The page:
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Summary: The Lord intends us to enjoy fellowship together that has the intimacy of a family, the interdependence of a body and an acceptance of one another, despite our differences. Such fellowship may really grow, if we understand crucial Biblical principles.

FREEDOM IN OUR FELLOWSHIP - PART 3 OF 5

1. INTRODUCTION

A. ENJOY FELLOWSHIP

We have seen that the Lord intends for us to enjoy fellowship together in His church, which has:

1) The intimacy of a family

2) The interdependence of a body

3) An acceptance of one another despite our differences

B. FELLOWSHIP SHOULD GROW

This type of fellowship may really grow, it may really succeed in a local congregation, but it’s important to understand certain principles regarding fellowship:

1) The proper use of our freedom in Christ is one such concept, because -

2) Failure to understand the nature and proper application of liberty has broken the fellowship of many churches

In this, the third in our series, we’ll look at the nature of our freedom in Christ and how it affects our fellowship with one another.

2. THE NATURE OF OUR FREEDOM IN CHRIST

Let’s begin by defining the nature of freedom in Christ:

A. WE ENJOY FREEDOM IN CHRIST

1) Jesus offers freedom to all His disciples (we need to respond) - John 8:31,32,36

2) Paul taught that Christ has made us free and that we should be careful to stand fast in this liberty - Gal 5:1

3) James refers to the ‘perfect law of liberty’ - James 1:25

B. THE NATURE OF THIS FREEDOM

1) So, does this mean we are totally free from any sort of obligation? That is:

a. Are we free to ‘do our own thing’ or “It’s my life and I’ll live it how I want.”

b. Do we have responsibilities to no one?

c. Are we free from having to be concerned about others?

… of course not.

2) We should be careful to understand the context of freedom in Christ. What is it all about?

a. Jesus was promising freedom from Sin - John 8:34-36

b. Paul referred to freedom from basic elements of the old Law, warning against returning to that Law - Gal 4:3-5,8-11

c. The ‘perfect law of liberty’ is a blessing only to those who are “doers of the word” - James 1:21-25

3) The truth of the matter is that we have been set free in order that we might serve.

a. Being set free from the slavery of Sin, we can be servants – actually ‘douloi’ - of righteousness - Rom 6:12-16 …, which means …

b. We are now free to serve one another through love

As Paul reveals in Gal 5:13-15, there is a very real danger of abusing our liberty to provide an opportunity for the flesh. Christ died to give us freedom from Sin, not to give us freedom to Sin. Freed from Sin, we need to be careful how we use this freedom, especially in our fellowship with one another.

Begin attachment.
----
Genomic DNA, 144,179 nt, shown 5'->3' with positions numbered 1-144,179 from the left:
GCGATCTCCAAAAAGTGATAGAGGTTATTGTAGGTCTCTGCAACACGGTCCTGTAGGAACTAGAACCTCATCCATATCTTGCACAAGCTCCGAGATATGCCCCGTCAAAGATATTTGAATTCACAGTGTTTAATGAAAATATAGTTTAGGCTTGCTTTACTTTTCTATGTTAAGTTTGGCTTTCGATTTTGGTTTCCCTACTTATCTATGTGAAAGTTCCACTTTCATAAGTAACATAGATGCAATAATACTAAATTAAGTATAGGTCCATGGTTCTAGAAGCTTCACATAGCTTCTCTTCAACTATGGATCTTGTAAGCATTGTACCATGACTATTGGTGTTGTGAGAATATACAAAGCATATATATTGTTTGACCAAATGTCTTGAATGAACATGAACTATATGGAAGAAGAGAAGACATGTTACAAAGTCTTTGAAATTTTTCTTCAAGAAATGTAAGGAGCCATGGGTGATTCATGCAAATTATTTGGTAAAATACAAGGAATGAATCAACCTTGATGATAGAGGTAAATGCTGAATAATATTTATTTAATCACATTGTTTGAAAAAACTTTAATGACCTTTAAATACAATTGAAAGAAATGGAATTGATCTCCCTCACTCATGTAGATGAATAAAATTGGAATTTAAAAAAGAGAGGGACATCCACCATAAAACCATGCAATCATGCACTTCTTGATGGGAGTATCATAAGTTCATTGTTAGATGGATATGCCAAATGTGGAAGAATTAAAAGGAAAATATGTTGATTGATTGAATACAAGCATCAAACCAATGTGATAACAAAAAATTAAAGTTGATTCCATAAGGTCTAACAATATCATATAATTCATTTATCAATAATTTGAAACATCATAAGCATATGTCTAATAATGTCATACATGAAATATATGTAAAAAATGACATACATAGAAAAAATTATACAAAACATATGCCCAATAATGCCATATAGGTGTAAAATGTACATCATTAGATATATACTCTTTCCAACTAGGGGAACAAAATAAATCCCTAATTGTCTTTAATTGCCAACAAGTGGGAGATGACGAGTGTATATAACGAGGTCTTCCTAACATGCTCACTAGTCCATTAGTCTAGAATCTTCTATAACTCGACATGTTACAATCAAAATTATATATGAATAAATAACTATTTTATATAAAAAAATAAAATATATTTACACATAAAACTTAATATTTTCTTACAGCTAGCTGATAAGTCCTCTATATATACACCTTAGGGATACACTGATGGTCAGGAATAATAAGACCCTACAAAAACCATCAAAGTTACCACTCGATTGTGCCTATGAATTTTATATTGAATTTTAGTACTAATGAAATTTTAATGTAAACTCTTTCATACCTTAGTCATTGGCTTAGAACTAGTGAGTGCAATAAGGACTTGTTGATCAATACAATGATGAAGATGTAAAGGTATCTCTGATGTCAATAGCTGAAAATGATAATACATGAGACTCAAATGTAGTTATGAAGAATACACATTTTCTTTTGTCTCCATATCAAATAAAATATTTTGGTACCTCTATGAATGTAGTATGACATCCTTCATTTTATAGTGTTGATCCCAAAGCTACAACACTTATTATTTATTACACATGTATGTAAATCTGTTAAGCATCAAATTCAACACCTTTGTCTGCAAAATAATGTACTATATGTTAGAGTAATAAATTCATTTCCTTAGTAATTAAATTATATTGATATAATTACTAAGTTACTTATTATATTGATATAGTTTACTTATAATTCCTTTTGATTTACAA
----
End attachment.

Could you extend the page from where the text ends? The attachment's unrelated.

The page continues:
3. HOW DOES THIS FREEDOM RELATE TO FELLOWSHIP

A. THE CHURCH AT CORINTH: A CASE IN POINT

1) The situation:

a. Brethren were claiming to have true knowledge about eating meat sacrificed to idols - 1 Cor 8:1-6

b. By their example and influence, they were encouraging others to violate their conscience - 1 Cor 8:7

c. Those who so violated their weak consciences (i.e. were persuaded to do what they believed was wrong) were sinning - Rom 14:23

2) But even if there was true liberty in Christ to eat such things, Paul counselled against it. Why?

Because it was a stumbling block to those weak in faith and this abuse of knowledge and liberty was causing brethren to Sin, which in itself is a Sin against Christ - 1 Cor 8:9-12

3) Paul provides himself as an example of the proper use of freedom:

a. He is willing to go to extremes in service to his weak brother - 1 Cor 8:13

b. Though an apostle, enjoying freedom in Christ, he is willing to place limitations on his freedom, in order to save others - 1 Cor 9:19-23

4) He concludes his treatment on this subject with a command for us to follow his example - 1 Cor 10:31-11:1

B. PAUL GAVE SIMILAR COUNSEL TO THE CHURCH IN ROME

1) The strong in faith are to be considerate of those weak in faith - Rom 14:1,13

2) Even if it means giving up things that are right within themselves - Rom 14:14-23

3) The strong in faith must bear with the beliefs of the weak; seek to encourage, correct and build them up – all of which follows the example of Christ Himself – Rom 15:13

C. IMAGINE THE FELLOWSHIP WHERE THESE PRINCIPLES ARE FOLLOWED

1) Rather than just trying to please ourselves, there would be serious efforts to build up one another.

a. We would not just think of the value of assembling for our own personal benefit – remember this action is required, but focus on its purpose.

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